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Policing for the police, not armies in LatAm: Panetta
by Staff Writers
Punta Del Este, Uruguay (AFP) Oct 8, 2012


US Defense Secretary Leon Panetta on Monday urged his Latin American counterparts to work toward enabling police to do their jobs better and not rely on armies to take up the slack.

Faced with soaring crime rates and growing threats from drug trafficking cartels, many countries such as Mexico, Guatemala, Honduras and Bolivia, have turned considerable police duties over to their armed forces.

"On the issues of defense and security, the United States recognizes that sometimes it is difficult to determine whether transnational threats to peace and stability are matters of defense or law enforcement," Panetta said at a pan-American meeting of defense ministers.

"In some cases, countries have turned to their defense forces to support civilian authorities. To be clear, the use of the military to perform civil law enforcement cannot be a long-term solution," the US defense chief stressed.

He said the United States would try to help "bridge the capability gaps between armed forces and law enforcement.

"And we are committed to do so in a manner respectful of human rights, the rule of law, and civilian authority. We can and we will provide a helping hand, but ultimately civilian authorities must be able to shoulder this burden on their own," he added.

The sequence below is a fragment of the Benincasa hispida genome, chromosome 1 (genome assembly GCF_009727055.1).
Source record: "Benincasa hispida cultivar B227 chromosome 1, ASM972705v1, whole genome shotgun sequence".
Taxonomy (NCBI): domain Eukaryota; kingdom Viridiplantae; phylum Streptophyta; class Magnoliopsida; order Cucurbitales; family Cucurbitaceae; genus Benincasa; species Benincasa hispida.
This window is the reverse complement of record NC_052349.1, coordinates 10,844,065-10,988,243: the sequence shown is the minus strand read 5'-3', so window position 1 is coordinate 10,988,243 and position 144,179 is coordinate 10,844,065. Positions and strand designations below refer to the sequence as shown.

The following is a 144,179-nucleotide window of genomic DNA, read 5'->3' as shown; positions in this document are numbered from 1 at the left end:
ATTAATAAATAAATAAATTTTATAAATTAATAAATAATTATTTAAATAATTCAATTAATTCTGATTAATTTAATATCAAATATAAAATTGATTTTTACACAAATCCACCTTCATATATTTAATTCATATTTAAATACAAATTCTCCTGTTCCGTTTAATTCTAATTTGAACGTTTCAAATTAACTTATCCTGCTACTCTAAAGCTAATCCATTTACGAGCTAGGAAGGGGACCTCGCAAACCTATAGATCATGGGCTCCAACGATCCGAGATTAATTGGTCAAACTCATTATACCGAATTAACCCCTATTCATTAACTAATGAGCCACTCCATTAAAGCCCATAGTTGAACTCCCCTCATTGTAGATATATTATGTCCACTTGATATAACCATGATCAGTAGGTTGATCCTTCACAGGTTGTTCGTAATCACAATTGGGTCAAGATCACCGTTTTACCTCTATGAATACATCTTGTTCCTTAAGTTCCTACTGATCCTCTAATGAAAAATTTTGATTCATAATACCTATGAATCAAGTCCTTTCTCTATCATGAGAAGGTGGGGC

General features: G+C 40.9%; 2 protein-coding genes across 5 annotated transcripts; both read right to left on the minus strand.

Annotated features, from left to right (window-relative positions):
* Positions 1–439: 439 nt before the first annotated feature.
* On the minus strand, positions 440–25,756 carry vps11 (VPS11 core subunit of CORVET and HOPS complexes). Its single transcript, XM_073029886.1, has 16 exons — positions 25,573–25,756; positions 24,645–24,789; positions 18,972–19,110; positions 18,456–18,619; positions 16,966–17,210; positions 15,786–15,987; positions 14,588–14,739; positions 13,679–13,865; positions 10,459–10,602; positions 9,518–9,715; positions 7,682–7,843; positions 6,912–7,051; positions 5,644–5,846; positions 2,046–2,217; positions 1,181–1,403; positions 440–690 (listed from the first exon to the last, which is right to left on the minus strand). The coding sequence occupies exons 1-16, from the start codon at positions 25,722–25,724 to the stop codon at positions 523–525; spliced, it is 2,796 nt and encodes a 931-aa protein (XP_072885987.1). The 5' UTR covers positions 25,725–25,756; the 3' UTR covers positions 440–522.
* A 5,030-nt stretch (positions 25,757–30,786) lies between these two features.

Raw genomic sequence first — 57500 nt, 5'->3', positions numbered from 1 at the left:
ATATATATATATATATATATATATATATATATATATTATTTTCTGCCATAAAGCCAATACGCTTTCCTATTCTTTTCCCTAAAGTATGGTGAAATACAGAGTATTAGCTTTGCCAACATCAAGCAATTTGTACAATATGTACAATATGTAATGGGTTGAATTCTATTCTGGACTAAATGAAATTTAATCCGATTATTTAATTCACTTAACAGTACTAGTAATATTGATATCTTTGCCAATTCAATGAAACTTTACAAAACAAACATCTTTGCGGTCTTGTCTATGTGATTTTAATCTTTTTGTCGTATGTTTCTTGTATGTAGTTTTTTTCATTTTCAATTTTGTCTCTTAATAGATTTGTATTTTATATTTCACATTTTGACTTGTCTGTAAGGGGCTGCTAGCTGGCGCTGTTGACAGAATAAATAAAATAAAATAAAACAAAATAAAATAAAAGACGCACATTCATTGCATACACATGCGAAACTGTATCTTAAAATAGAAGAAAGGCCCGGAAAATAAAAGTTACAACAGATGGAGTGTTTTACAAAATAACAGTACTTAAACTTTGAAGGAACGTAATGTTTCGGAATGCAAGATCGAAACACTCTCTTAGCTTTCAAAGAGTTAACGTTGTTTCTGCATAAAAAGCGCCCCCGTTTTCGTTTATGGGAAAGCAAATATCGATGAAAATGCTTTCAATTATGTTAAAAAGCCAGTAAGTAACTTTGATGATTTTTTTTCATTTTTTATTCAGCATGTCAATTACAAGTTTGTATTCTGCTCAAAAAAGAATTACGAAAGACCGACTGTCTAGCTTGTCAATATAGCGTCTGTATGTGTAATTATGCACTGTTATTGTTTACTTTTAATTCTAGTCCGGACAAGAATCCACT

Panetta said the United States is backing a Chilean initiative to improve regional cooperation on emergency humanitarian aid and post-natural disaster aid, with data sharing and other cooperation.

After the devastating Haitian earthquake in 2010, regional nations "worked together to provide much-needed help, but we lacked a mechanism to collaborate in real-time and focus our efforts where they were needed most.

"That's what the Chilean initiative is all about -- rapid and fully integrated response. We should implement that initiative now so that we're ready to respond quickly and effectively when the next disaster strikes," Panetta told his colleagues.

US officials were optimistic this would mark a step forward.

"This will be the first time, we hope, that this conference which started back in 1986, will actually approve something tangible, concrete and actionable. This forum had in the past been one for dialogue and discussion," a senior US officials said, on condition that he not be named.

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